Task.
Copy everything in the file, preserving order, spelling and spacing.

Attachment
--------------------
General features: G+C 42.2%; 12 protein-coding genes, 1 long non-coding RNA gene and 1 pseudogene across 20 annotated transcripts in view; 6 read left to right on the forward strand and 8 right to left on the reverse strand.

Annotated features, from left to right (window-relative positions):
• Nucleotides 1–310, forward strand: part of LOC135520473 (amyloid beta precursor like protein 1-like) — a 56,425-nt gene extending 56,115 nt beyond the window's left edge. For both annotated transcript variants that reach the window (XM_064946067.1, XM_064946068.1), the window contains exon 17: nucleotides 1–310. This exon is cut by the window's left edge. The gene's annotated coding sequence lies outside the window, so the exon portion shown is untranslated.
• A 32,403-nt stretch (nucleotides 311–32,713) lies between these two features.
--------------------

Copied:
General features: G+C 42.2%; 12 protein-coding genes, 1 long non-coding RNA gene and 1 pseudogene across 20 annotated transcripts in view; 6 read left to right on the forward strand and 8 right to left on the reverse strand.

Annotated features, from left to right (window-relative positions):
• Nucleotides 1–310, forward strand: part of LOC135520473 (amyloid beta precursor like protein 1-like) — a 56,425-nt gene extending 56,115 nt beyond the window's left edge. For both annotated transcript variants that reach the window (XM_064946067.1, XM_064946068.1), the window contains exon 17: nucleotides 1–310. This exon is cut by the window's left edge. The gene's annotated coding sequence lies outside the window, so the exon portion shown is untranslated.
• A 32,403-nt stretch (nucleotides 311–32,713) lies between these two features.